November 24, 2010
Teen Mom’s Amber Portwood has dealt quite a few blows, physical and emotional, to her oafish fiance-ish, Gary Shipley. This we know — cameras were rolling! — and this we cannot excuse. But this example has, like many before it, provoked the question: is female-on-male violence on the rise?
Today at Salon.com, BG’s alter ego tackles the answer. And suggests, in the process, that it’s not the most helpful question to be asking in the first place. In short: females have always been violent, towards men and otherwise. Specific DOJ data points show that when it comes to certain types of intimate partner violence, rates of certain types of aggression can be equal or mutual between men and women. (And neither is to be justified.) But: men are far more likely to put their female partners in the hospital, and men are far more likely to commit the ongoing, deeply damaging form of abuse known as battery, or even domestic terrorism.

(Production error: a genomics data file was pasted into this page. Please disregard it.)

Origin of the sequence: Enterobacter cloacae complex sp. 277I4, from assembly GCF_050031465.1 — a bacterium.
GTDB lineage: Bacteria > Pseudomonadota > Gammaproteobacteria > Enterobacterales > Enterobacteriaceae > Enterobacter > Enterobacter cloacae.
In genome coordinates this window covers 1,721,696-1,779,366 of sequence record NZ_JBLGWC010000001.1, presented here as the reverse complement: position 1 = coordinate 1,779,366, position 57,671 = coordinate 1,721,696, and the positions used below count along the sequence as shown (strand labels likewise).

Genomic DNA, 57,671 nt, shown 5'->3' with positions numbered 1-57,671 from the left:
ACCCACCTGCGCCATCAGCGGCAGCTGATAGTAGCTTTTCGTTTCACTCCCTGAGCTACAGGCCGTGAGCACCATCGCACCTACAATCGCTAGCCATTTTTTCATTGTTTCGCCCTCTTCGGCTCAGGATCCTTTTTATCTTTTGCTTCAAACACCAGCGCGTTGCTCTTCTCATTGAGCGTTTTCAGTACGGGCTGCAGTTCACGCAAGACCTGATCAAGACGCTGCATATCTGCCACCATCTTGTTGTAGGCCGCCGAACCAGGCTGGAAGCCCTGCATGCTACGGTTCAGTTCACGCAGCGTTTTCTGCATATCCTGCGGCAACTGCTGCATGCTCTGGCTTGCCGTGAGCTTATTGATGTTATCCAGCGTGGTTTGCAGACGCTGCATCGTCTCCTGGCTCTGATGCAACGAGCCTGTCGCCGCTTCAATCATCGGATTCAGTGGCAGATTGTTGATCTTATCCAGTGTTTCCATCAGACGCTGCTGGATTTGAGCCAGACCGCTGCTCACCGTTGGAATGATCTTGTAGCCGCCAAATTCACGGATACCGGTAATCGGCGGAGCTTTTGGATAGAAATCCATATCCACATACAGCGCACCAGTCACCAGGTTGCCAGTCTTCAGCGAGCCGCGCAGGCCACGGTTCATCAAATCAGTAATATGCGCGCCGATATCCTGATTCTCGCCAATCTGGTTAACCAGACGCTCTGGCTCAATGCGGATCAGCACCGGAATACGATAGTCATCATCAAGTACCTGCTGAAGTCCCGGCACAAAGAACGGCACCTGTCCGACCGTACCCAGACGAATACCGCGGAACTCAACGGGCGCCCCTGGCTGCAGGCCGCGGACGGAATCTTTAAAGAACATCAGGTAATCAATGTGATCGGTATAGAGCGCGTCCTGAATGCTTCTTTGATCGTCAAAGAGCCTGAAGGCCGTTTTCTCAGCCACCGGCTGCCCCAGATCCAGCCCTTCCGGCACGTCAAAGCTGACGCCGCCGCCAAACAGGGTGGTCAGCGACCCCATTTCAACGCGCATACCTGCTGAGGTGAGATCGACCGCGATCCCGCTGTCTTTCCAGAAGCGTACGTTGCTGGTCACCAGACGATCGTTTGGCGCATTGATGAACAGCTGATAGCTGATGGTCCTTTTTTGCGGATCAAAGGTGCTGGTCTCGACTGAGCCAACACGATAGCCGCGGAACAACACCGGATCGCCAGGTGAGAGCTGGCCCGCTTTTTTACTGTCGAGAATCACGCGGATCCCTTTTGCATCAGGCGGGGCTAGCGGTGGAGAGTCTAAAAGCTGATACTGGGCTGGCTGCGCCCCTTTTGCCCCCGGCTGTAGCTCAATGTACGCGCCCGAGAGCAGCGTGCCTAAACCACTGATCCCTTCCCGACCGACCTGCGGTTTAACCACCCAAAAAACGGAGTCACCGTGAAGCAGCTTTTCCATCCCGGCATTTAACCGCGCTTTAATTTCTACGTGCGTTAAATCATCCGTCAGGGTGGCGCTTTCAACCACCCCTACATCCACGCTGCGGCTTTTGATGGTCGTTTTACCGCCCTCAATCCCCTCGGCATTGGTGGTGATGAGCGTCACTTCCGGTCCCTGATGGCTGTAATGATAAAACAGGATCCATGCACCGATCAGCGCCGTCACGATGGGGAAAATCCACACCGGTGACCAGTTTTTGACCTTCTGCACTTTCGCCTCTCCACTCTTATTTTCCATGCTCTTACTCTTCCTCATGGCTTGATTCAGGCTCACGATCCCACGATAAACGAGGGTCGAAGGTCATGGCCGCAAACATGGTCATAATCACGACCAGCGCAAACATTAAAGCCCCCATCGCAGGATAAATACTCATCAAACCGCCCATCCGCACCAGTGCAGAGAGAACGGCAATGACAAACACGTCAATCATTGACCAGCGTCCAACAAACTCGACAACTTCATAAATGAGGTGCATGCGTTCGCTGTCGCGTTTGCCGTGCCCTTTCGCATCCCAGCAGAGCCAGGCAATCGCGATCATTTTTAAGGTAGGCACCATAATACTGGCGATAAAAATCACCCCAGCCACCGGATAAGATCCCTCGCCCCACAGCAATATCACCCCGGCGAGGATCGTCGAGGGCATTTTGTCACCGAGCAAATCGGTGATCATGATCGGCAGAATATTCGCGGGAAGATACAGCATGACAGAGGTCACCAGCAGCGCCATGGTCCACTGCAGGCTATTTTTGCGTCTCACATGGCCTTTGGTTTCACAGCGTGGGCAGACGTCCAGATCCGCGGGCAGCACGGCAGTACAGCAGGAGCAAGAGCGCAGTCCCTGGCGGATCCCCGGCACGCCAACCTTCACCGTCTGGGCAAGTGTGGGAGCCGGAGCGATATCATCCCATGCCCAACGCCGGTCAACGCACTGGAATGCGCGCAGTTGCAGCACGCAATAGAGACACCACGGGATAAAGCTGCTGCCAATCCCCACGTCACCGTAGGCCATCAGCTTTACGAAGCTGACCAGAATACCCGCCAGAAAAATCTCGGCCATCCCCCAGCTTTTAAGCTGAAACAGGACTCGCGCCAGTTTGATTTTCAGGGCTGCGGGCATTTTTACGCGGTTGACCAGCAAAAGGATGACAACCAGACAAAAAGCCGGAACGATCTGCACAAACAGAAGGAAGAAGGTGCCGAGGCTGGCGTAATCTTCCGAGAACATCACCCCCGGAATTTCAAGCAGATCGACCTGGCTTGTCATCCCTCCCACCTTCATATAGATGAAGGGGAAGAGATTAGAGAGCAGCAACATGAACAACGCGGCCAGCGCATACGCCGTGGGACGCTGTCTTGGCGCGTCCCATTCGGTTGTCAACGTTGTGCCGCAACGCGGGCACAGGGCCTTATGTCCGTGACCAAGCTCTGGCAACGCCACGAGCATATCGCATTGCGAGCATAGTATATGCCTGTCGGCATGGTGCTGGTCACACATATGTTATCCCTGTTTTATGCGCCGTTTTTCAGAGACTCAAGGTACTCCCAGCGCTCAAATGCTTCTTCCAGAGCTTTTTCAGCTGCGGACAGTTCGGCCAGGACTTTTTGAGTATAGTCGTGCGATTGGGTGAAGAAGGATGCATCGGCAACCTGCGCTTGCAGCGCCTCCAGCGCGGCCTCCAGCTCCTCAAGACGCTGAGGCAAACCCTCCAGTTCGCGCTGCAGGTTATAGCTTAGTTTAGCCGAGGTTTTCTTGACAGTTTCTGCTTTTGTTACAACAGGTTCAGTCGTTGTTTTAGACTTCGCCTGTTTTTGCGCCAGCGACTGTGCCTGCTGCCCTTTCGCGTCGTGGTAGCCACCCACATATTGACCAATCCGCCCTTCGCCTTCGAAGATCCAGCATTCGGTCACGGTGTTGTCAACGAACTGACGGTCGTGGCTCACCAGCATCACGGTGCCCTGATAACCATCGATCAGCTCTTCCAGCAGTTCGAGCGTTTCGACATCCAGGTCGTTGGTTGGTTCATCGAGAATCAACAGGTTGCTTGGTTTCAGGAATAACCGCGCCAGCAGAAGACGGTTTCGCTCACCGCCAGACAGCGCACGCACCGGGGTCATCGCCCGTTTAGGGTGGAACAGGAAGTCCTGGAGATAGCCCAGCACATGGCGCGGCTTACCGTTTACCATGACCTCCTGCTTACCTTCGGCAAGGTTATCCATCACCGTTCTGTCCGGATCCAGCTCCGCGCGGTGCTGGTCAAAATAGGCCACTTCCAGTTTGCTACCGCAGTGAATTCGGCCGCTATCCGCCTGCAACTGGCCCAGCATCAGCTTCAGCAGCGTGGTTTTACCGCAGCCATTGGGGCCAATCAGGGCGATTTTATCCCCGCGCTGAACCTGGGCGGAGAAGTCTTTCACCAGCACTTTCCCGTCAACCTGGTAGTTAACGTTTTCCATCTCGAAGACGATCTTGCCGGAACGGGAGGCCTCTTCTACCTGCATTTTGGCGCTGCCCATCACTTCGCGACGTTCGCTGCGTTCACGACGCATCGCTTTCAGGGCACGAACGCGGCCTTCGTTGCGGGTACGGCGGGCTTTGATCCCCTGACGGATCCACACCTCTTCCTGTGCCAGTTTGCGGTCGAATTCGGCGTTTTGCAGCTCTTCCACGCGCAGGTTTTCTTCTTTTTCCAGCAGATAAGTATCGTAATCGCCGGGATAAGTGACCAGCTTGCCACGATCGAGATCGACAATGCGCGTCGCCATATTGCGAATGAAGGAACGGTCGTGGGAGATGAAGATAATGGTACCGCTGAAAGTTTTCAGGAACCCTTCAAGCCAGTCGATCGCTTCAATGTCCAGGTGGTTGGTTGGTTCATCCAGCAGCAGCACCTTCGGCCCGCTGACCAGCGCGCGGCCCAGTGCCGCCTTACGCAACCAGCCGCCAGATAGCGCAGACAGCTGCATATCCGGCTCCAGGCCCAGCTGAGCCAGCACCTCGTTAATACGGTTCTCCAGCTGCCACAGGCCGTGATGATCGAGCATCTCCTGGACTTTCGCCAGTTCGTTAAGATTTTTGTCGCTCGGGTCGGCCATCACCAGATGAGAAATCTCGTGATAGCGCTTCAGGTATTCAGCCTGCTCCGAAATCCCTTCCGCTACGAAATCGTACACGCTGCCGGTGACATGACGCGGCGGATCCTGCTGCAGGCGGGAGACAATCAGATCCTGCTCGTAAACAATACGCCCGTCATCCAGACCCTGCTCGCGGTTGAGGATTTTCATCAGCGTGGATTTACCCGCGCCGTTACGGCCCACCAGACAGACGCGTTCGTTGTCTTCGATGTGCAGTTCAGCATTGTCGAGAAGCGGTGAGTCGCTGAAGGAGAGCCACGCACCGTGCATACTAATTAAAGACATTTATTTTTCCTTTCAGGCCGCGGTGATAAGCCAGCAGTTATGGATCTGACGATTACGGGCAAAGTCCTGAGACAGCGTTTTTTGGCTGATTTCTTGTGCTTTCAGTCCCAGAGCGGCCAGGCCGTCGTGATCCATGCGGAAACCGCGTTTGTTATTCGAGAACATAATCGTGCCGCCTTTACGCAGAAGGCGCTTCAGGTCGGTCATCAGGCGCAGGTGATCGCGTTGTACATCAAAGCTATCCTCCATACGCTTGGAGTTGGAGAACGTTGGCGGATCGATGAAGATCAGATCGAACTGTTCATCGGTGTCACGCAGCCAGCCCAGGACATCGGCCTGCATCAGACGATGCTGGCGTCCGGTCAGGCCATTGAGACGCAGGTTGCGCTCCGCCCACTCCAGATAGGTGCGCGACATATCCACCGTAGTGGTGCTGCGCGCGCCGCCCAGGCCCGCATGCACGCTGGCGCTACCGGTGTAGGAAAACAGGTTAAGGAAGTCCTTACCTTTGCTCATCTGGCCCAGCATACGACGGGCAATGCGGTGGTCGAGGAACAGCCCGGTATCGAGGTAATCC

That is not to say MEN SUCK; WOMEN WIN THE VICTIM PRIZE. Not at all. It’s to say that false equivalence between male and female violence is unhelpful and un-illuminating, possibly even damaging to all victims. As Lynn writes: “But when it comes to pop culture and public discourse, [female violence] needs to be discussed on its own face and in its own context, with its own set of causes and implications, not as a game of one-upmanship.”
Read the rest here. And if you — female or male — feel at all unsafe in your relationship, please click here.
January 26, 2010
BREAKING: Our friends over at the esteemed Guttmacher Institute report news that’s sadly about as unsurprising as the lamented John Edwards being Quinn’s dad. That is: “For the first time in more than a decade, the nation’s teen pregnancy rate rose 3% in 2006 [the most recent source of data], reflecting increases in teen birth and abortion rates of 4% and 1%, respectively.”
2006: Let’s plot that on a timeline of SURELY UNRELATED events in U.S. history. Aha: Turns out a long-term decline in teen pregnancy — due in part to increased contraceptive use among teens — flattened out and then reversed…what’s this? The decline reversed at the same time that the Bush administration and Congress ramped up funding for rigid abstinence-only-until-marriage programs that are prohibited from discussing the benefits of contraception. Coincidence, or…? Yeah, gotta be coincidence.